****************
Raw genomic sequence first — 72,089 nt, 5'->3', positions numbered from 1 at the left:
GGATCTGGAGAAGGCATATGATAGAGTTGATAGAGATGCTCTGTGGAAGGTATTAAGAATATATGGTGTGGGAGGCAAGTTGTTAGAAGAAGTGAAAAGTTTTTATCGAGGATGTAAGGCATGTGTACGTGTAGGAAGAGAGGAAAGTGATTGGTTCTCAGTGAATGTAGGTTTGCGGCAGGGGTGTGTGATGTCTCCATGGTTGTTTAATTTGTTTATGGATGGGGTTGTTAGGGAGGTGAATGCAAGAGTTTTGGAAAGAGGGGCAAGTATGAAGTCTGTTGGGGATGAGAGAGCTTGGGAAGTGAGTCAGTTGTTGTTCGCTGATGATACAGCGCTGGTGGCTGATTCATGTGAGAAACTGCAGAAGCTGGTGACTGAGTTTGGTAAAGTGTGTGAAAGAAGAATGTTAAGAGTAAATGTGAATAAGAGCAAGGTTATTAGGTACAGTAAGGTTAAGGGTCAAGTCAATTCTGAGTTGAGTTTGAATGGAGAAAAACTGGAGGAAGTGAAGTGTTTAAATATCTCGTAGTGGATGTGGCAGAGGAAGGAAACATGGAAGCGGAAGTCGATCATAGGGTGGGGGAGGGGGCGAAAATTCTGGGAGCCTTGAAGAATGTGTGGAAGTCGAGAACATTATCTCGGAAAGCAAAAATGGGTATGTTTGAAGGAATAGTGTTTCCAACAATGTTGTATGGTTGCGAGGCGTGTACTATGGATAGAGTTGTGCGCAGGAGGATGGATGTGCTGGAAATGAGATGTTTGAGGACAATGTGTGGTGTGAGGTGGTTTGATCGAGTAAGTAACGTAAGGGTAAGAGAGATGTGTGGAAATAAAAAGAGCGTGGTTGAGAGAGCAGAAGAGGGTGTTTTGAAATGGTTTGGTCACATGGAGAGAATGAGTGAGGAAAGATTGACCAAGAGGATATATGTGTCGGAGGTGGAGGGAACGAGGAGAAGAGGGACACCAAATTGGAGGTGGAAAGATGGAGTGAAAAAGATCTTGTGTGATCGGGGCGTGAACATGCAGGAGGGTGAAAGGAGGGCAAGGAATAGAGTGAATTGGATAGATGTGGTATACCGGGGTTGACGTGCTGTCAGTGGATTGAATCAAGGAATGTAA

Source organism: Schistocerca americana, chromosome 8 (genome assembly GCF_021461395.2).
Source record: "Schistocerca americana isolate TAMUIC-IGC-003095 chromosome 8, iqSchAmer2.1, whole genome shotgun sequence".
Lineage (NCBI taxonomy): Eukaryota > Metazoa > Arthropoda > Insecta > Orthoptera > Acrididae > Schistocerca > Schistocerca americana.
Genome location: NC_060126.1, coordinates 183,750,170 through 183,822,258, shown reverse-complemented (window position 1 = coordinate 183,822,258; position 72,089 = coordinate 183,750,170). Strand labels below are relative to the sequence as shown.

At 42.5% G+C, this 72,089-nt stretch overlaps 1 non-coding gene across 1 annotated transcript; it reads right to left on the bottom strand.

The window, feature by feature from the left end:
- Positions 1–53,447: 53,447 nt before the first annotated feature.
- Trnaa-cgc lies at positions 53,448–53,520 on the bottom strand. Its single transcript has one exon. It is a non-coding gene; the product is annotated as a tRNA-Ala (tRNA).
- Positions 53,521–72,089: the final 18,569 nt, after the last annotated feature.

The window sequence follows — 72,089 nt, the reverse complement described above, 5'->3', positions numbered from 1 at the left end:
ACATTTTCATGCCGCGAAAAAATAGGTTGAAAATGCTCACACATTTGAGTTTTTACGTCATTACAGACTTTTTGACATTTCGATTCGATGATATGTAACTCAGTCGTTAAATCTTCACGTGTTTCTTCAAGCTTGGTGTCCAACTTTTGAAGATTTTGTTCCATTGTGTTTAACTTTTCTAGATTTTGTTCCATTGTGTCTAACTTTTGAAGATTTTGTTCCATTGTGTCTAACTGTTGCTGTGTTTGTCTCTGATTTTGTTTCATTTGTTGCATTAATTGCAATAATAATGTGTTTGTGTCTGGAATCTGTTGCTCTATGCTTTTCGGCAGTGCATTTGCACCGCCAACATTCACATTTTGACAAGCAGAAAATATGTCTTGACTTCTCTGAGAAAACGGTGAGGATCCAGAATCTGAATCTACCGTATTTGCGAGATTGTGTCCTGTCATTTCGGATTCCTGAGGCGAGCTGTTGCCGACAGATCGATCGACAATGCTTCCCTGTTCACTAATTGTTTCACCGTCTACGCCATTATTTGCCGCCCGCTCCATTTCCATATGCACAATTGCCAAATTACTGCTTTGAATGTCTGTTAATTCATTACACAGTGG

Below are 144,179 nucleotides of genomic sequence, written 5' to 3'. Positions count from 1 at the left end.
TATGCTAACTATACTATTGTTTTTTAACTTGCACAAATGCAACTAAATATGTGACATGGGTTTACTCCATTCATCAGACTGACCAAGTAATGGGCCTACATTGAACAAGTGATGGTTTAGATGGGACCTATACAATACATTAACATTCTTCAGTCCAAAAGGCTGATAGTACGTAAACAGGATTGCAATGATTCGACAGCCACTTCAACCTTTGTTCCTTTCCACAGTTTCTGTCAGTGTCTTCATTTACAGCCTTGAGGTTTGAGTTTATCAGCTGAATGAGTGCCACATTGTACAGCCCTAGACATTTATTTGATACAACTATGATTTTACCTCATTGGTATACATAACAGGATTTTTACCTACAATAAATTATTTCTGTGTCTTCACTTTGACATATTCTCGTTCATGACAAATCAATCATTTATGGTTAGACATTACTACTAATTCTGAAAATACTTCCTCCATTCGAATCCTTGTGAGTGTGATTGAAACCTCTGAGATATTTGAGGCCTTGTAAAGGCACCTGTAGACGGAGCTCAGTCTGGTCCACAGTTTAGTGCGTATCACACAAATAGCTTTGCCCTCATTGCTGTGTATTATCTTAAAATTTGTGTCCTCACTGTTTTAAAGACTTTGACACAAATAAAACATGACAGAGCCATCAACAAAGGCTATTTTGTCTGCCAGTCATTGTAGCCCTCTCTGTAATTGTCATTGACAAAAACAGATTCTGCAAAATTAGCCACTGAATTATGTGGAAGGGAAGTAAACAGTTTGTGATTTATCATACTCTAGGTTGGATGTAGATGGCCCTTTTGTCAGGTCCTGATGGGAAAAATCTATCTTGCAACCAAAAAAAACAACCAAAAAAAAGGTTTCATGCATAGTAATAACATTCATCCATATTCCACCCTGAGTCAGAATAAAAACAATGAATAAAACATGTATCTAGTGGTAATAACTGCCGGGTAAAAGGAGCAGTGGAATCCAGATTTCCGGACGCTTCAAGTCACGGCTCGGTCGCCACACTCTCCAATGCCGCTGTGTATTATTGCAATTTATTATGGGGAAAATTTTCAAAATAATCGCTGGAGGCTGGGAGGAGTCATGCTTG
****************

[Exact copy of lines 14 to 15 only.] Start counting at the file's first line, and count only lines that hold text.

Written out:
Below are 144,179 nucleotides of genomic sequence, written 5' to 3'. Positions count from 1 at the left end.
TATGCTAACTATACTATTGTTTTTTAACTTGCACAAATGCAACTAAATATGTGACATGGGTTTACTCCATTCATCAGACTGACCAAGTAATGGGCCTACATTGAACAAGTGATGGTTTAGATGGGACCTATACAATACATTAACATTCTTCAGTCCAAAAGGCTGATAGTACGTAAACAGGATTGCAATGATTCGACAGCCACTTCAACCTTTGTTCCTTTCCACAGTTTCTGTCAGTGTCTTCATTTACAGCCTTGAGGTTTGAGTTTATCAGCTGAATGAGTGCCACATTGTACAGCCCTAGACATTTATTTGATACAACTATGATTTTACCTCATTGGTATACATAACAGGATTTTTACCTACAATAAATTATTTCTGTGTCTTCACTTTGACATATTCTCGTTCATGACAAATCAATCATTTATGGTTAGACATTACTACTAATTCTGAAAATACTTCCTCCATTCGAATCCTTGTGAGTGTGATTGAAACCTCTGAGATATTTGAGGCCTTGTAAAGGCACCTGTAGACGGAGCTCAGTCTGGTCCACAGTTTAGTGCGTATCACACAAATAGCTTTGCCCTCATTGCTGTGTATTATCTTAAAATTTGTGTCCTCACTGTTTTAAAGACTTTGACACAAATAAAACATGACAGAGCCATCAACAAAGGCTATTTTGTCTGCCAGTCATTGTAGCCCTCTCTGTAATTGTCATTGACAAAAACAGATTCTGCAAAATTAGCCACTGAATTATGTGGAAGGGAAGTAAACAGTTTGTGATTTATCATACTCTAGGTTGGATGTAGATGGCCCTTTTGTCAGGTCCTGATGGGAAAAATCTATCTTGCAACCAAAAAAAACAACCAAAAAAAAGGTTTCATGCATAGTAATAACATTCATCCATATTCCACCCTGAGTCAGAATAAAAACAATGAATAAAACATGTATCTAGTGGTAATAACTGCCGGGTAAAAGGAGCAGTGGAATCCAGATTTCCGGACGCTTCAAGTCACGGCTCGGTCGCCACACTCTCCAATGCCGCTGTGTATTATTGCAATTTATTATGGGGAAAATTTTCAAAATAATCGCTGGAGGCTGGGAGGAGTCATGCTTG